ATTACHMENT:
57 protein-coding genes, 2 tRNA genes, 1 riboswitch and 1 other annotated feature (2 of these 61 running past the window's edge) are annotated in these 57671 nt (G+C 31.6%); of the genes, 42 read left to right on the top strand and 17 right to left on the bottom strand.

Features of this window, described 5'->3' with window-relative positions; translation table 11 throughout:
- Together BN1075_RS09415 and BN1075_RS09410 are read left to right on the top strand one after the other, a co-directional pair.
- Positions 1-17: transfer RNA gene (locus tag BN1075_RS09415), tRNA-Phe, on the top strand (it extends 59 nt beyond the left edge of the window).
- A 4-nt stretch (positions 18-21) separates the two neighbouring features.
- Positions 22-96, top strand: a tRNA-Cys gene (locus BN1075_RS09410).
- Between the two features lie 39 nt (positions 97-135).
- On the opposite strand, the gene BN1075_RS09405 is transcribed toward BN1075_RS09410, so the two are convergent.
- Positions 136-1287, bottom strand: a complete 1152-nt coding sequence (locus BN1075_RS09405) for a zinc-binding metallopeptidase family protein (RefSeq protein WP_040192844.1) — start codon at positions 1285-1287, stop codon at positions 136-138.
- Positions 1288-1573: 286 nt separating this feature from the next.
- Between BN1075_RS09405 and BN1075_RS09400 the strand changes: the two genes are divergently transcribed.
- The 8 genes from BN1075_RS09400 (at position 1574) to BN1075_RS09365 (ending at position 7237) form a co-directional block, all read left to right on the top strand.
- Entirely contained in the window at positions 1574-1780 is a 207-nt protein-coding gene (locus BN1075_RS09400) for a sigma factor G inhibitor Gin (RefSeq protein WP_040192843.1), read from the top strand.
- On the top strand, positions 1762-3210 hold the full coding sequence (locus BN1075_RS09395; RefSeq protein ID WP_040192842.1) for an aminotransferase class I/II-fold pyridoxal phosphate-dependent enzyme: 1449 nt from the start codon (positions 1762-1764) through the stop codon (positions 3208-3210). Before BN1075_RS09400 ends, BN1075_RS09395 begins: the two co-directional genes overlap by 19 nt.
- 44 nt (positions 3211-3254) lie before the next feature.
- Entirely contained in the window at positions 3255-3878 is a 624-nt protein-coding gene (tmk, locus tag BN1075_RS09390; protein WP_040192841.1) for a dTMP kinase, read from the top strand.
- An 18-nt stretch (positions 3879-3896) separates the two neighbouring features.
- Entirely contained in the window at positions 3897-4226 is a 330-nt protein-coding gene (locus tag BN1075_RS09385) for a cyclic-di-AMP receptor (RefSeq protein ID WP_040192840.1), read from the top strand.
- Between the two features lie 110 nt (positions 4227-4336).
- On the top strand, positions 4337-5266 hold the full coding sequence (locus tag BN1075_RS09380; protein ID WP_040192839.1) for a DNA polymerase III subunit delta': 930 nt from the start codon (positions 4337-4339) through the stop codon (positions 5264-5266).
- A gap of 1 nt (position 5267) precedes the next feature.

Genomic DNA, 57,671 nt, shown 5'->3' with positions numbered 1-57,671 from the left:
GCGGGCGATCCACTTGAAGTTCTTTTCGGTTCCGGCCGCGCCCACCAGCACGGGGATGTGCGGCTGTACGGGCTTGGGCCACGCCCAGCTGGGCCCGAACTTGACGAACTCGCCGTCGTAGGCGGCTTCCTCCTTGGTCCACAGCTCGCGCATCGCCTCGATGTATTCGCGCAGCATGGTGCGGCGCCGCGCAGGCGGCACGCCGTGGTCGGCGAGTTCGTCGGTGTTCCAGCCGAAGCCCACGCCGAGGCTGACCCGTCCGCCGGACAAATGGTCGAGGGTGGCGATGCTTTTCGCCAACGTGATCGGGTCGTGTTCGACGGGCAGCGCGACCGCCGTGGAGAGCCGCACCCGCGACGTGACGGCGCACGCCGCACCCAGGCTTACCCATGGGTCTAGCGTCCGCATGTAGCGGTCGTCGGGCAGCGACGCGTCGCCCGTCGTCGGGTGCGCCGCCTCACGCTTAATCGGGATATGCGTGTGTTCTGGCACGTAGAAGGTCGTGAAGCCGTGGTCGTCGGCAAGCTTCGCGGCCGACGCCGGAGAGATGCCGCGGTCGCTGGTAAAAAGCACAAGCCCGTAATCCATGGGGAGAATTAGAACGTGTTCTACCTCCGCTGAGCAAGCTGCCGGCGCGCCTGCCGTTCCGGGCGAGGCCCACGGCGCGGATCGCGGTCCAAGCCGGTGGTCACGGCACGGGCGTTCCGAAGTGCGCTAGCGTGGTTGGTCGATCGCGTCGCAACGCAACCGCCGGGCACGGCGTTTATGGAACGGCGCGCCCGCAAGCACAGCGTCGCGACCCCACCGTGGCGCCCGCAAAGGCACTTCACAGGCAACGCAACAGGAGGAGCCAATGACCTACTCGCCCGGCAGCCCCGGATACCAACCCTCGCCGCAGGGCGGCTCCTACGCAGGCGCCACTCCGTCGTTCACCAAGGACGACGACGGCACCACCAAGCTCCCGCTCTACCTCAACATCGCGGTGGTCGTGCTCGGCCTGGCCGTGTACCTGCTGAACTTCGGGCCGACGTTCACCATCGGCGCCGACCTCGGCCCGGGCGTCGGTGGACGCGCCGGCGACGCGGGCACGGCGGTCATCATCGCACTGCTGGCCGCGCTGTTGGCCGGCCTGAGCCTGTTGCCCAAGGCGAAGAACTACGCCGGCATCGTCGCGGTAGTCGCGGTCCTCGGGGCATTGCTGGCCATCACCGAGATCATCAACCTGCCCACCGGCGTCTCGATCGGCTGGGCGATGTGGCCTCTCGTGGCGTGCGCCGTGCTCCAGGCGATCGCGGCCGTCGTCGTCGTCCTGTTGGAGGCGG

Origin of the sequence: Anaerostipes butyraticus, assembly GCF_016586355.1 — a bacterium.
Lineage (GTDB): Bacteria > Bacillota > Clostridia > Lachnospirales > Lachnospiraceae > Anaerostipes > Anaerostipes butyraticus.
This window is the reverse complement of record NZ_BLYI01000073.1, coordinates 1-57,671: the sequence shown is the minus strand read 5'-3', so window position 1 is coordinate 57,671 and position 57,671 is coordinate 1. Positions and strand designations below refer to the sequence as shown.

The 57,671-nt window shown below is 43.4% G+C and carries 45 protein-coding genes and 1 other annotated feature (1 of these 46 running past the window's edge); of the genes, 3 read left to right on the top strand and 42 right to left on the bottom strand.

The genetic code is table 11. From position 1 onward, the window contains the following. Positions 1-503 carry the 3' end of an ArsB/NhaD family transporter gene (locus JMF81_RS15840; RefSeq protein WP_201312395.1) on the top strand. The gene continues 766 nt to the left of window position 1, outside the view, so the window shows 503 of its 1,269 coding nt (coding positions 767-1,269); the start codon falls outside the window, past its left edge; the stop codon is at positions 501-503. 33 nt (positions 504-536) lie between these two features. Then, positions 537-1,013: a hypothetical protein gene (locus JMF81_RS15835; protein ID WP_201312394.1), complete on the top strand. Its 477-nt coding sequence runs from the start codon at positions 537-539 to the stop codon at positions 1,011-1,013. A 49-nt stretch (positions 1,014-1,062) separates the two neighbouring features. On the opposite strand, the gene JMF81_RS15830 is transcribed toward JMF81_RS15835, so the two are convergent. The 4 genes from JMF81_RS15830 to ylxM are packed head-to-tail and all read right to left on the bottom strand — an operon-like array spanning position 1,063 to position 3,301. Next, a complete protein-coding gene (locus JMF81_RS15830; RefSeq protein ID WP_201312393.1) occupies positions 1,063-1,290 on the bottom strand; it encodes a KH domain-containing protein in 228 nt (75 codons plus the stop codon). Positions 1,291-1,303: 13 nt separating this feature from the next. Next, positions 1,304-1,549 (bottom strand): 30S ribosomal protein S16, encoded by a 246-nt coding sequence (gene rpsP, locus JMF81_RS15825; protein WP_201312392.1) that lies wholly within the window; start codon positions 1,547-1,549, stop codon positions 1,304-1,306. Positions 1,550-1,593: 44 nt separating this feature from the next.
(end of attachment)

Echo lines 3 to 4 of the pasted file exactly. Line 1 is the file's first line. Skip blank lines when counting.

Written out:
- Together BN1075_RS09415 and BN1075_RS09410 are read left to right on the top strand one after the other, a co-directional pair.
- Positions 1-17: transfer RNA gene (locus tag BN1075_RS09415), tRNA-Phe, on the top strand (it extends 59 nt beyond the left edge of the window).